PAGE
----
Volunteers sought for pepper research

Published 12:00 am Thursday, March 17, 2011

Can black pepper help you lose weight? Researchers at Appalachian State University’s Human Performance Lab located on the N.C. Research Campus in Kannapolis hope to answer that question.
They are seeking 25 healthy, nonsmoking males between the ages of 25 to 45 and who are no more than 30 pounds overweight to participate in a study on the effect black pepper has on the metabolism.
People in the United States consume on average about one-tenth of a teaspoon of black pepper a day. Research participants will consume 1/8 of a teaspoon of black pepper with each of three meals for one day (for a total of 1,500 mg.).
Some animal studies suggest that black pepper increases the resting metabolism, thus countering weight gain. This study will measure whether eating 1,500 mg. of black pepper during one day will increase the resting metabolism, which is the number of calories the body burns to support life.
Participants should have no known sensitivity or allergic reaction to eating black pepper and not abuse drugs or alcohol. They should not be taking herbal supplements or medications that influence blood pressure and inflammation. They also should be accustomed to eating breakfast and meat.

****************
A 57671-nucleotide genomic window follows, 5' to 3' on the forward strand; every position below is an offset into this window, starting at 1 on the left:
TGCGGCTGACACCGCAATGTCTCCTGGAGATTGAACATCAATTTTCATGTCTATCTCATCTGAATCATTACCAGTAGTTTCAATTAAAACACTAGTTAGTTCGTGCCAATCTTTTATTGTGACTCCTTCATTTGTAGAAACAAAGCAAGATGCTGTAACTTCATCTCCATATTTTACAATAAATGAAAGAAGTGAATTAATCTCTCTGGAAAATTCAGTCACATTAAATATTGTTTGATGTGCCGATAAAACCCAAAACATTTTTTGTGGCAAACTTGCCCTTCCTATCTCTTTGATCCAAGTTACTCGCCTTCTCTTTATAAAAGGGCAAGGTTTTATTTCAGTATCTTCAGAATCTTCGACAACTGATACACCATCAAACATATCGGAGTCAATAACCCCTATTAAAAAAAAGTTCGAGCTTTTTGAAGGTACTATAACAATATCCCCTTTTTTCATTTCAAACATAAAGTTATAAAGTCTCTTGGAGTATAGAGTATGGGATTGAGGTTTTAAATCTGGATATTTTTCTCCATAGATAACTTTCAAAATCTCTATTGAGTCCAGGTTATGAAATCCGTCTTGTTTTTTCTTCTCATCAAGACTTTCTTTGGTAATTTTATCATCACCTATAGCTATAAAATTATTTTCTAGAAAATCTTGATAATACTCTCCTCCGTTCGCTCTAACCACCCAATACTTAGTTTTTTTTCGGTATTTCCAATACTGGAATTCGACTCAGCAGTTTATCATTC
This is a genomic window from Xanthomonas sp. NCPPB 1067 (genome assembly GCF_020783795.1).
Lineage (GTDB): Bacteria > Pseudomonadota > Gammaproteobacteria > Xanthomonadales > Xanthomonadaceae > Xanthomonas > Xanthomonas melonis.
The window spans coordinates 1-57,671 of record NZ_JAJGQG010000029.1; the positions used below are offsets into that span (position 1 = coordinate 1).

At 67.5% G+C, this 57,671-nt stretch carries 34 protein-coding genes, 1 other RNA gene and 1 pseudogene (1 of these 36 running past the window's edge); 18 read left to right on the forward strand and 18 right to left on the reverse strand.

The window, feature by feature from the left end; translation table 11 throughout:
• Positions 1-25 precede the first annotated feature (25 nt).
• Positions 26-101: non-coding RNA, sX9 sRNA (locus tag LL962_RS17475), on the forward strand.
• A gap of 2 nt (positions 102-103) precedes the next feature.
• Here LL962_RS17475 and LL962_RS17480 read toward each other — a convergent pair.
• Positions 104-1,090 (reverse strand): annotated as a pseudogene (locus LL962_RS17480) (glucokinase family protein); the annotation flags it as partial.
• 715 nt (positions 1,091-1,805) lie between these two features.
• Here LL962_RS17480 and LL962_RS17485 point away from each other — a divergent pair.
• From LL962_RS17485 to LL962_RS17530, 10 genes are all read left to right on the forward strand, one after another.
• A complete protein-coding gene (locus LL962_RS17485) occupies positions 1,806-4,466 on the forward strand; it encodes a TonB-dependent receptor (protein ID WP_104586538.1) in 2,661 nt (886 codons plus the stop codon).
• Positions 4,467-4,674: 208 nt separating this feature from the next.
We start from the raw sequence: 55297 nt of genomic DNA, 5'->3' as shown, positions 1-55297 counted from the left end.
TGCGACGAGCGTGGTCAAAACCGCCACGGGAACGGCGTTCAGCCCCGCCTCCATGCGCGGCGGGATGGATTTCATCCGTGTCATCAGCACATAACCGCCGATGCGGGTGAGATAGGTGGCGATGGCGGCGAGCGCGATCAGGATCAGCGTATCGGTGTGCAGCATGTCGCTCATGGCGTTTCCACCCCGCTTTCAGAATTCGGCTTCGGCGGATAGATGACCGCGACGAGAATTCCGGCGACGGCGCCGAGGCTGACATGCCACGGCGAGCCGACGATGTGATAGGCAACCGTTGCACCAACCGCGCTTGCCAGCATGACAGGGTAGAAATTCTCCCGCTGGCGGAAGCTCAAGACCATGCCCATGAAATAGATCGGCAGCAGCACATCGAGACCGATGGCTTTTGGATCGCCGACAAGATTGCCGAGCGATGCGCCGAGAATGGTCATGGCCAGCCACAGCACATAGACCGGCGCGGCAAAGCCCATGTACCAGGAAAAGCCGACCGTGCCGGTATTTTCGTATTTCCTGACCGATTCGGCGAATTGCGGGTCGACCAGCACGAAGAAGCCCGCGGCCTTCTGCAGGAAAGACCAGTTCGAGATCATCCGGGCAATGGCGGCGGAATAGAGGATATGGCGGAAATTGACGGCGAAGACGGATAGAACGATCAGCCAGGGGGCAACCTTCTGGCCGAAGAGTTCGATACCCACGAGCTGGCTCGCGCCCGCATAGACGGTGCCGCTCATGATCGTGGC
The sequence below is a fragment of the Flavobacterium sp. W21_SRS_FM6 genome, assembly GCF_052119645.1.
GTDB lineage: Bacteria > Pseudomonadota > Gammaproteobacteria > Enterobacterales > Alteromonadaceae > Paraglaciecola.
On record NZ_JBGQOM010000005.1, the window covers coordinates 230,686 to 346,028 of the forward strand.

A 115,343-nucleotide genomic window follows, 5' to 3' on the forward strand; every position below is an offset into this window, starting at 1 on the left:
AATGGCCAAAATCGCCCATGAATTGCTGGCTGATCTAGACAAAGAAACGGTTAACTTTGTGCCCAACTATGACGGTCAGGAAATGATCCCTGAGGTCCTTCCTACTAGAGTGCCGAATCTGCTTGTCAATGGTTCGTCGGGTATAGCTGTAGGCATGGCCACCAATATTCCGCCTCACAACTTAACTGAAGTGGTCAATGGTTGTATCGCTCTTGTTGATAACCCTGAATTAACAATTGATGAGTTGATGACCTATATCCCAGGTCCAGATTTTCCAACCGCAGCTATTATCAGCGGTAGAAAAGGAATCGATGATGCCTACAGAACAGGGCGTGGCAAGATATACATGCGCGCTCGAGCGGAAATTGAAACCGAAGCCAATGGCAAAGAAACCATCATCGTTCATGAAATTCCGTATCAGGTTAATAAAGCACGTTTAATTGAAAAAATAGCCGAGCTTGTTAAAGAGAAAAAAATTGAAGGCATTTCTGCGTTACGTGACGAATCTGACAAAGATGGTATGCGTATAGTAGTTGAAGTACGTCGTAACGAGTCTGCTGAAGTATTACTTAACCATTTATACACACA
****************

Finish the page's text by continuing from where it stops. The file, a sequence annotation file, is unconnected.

The research project will be conducted at the Nutrition Research Institute, North Carolina Research Campus (NCRC) in Kannapolis, at 500 Laureate Way. Three visits to the institute are required.
The first visit will take about 60 minutes, and the second and third visits will take one day each. During the first visit, during the week of March 28 or April 1, participants will receive an orientation to the study, complete several questionnaires, provide a small blood sample, and have their body composition measured.
During the second and third visits participants will stay and sleep in the metabolic chamber, which is a small room with a bed and restroom connected to energy measuring equipment. One of the two days in the metabolic chamber will include consuming the black pepper, and the other day will be exactly the same but without black pepper. A blood sample will be collected during each metabolic chamber session. The schedule in the metabolic chamber will be two dates, one week apart, during the period April 18 to June 23.
Participants selected for the research project will receive $200 for following all study procedures and will receive results on their body composition and metabolism.
To sign up or for more information, e-mail ASU-NCRC@appstate.edu.

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